Originally released in 1968 and also known as ‘Viva Django’ this was directed by Ferdinando Baldi and is a particular coup for the UK market as not only is it the first release here it is the only other one apart from a hard to find German DVD version. Baldi had experience with the Western genre from films like Texas, Addio (with Franco Nero in the lead) 1966 having moved on from atypical peplum pictures. I think it is fair to say he was never a household name and his films although covering a wide range of styles from giallo to Vietnam war films never really saw him up there with the more respected and reviled directors around in the era.. He handles this film admirably though and this is no doubt mainly down to the great scenery, psychedelic opening titles, classic film score and casting of it. Django here is played expertly by Terrance Hill who along with Bud Spencer was widely known and respected as a half of double in action and comedy films. Here he certainly plays it straight with a glowering, stubble enhanced charm, exuding menace but playing his roll with a certain moralistic fairness. Of course in any Western one has to have the baddies and here they are pretty much everywhere as it is a film of greed with almost everyone out for themselves. Even those with good intentions are tarred by the greed brush in a film full of twists and turns with betrayal rearing its ugly head all over the place. One of the most familiar appearances to Italian genre picture enthusiasts is undoubtedly going to be big bad George Eastman. Here the actor plays a bit of a fall guy, a dim witted and easily manipulated part that does not even see his muscle winning the day. Eastman looks younger than we are used to perhaps with thick black hair (possibly a syrup) but he does steal his scenes even if it is due to recognition from his gut munching excesses in films such as ‘Anthropophagus The Beast’ and ‘Erotic Nights Of The Living Dead.’
Django is a hangman who is cheated on and wronged by the aforementioned greed of others. This results in his wife dead and him left for the buzzards in a stagecoach robbery. From here he goes about hanging some wrongly accused criminals and with them building a ghost army of vengeance driven by his hatred. How he pulls this off will be giving too much away but after things start to gel from the slightly confusing first reel it all begins to make sense.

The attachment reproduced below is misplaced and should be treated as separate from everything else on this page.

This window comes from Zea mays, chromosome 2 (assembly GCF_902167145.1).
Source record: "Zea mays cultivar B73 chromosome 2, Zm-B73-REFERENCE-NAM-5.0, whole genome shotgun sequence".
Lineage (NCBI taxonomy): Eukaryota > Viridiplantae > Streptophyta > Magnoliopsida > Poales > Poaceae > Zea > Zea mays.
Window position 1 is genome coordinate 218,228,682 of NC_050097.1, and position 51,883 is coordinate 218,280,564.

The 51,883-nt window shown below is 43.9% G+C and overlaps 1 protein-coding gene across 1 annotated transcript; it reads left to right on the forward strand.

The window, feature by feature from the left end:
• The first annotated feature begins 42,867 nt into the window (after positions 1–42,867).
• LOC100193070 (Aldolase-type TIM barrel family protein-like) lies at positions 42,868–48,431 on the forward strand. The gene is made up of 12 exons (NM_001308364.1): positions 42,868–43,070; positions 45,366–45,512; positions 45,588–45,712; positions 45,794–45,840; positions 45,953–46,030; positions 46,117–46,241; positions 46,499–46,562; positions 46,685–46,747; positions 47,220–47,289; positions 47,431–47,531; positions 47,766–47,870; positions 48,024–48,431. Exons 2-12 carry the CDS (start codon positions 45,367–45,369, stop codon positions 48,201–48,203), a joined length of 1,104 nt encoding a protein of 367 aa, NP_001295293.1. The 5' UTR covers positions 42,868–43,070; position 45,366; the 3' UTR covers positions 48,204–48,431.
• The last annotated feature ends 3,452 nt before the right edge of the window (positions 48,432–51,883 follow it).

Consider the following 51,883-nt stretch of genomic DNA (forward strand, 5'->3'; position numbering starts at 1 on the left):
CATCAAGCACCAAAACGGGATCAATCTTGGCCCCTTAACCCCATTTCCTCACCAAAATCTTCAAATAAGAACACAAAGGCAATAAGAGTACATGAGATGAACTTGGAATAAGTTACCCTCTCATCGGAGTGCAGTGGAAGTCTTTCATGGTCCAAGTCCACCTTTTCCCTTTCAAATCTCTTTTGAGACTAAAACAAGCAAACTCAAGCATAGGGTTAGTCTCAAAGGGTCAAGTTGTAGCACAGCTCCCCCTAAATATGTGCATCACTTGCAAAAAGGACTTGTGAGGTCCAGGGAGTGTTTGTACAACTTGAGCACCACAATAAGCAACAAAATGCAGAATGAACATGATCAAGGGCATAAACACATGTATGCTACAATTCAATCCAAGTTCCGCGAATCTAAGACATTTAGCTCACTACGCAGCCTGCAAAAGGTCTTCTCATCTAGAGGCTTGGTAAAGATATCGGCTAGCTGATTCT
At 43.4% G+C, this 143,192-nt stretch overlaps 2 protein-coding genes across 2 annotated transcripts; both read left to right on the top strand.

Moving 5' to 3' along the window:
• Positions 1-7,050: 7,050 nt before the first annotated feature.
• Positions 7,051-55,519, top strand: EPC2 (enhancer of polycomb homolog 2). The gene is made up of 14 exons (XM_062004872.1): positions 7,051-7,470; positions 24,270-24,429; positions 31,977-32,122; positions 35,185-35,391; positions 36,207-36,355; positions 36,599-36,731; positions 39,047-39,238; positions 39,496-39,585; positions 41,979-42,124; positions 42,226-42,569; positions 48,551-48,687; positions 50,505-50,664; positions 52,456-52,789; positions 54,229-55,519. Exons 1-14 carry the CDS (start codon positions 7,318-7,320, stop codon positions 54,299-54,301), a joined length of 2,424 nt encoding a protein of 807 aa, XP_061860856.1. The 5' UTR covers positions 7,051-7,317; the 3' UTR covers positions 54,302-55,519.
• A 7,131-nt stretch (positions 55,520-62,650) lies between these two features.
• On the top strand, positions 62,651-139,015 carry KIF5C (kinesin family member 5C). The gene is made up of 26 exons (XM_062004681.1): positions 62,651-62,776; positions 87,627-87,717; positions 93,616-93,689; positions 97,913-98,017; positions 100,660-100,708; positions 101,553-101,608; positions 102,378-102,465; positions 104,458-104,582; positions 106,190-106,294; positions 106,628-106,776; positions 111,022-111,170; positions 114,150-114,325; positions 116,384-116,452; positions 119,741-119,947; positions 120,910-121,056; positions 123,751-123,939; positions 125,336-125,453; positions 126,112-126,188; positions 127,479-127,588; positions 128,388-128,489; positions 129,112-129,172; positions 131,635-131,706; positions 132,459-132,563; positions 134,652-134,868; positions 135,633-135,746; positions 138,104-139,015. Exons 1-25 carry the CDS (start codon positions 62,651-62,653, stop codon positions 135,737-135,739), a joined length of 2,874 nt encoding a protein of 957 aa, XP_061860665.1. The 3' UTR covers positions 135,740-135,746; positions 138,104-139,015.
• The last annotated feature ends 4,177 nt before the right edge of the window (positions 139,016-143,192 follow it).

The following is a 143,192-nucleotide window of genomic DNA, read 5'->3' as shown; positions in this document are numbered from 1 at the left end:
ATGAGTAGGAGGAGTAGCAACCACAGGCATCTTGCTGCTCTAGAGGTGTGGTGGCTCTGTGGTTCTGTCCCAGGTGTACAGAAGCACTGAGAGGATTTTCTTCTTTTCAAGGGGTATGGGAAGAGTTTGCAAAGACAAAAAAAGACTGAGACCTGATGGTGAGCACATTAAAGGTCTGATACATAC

Anyone slightly au-fait with Western genre convention hardly needs the plot spelled out for them but as it unfolds the film is a delight to watch. It is also action packed, full of brawls, punch ups and with a huge bullet count as it leads towards the inevitable conclusion, one that you really need to even avoid looking at the cover of the film if you want a complete surprise. It is not however overly gory. Violent yes but nothing compared to some of the aforementioned or the likes of Luci Fulci’s gloriously debauched stab at the genre. This no doubt helped it gain a 15 certificate but even Django itself after having been banned for so long has the same rating now and if you are looking for a tight action packed, fast paced Western you will not be disappointed here at all.
Obviously the scope for the film company is massive here as there are a load of other good Italian Western’s we would literally kill to see released; just working their way through the various Django titles will keep them going for ages if they can gain the rights and polish them up to look as good as this. I guess it is all down to sales though but for me this is the perfect way for the company to go rather than relying on releasing films that fans already have perfectly good uncut copies of on other regions.
So forget wasting money at the multiplex and pick yourself up a bone-fide original classic Spaghetti Western with Django Prepare A Coffin!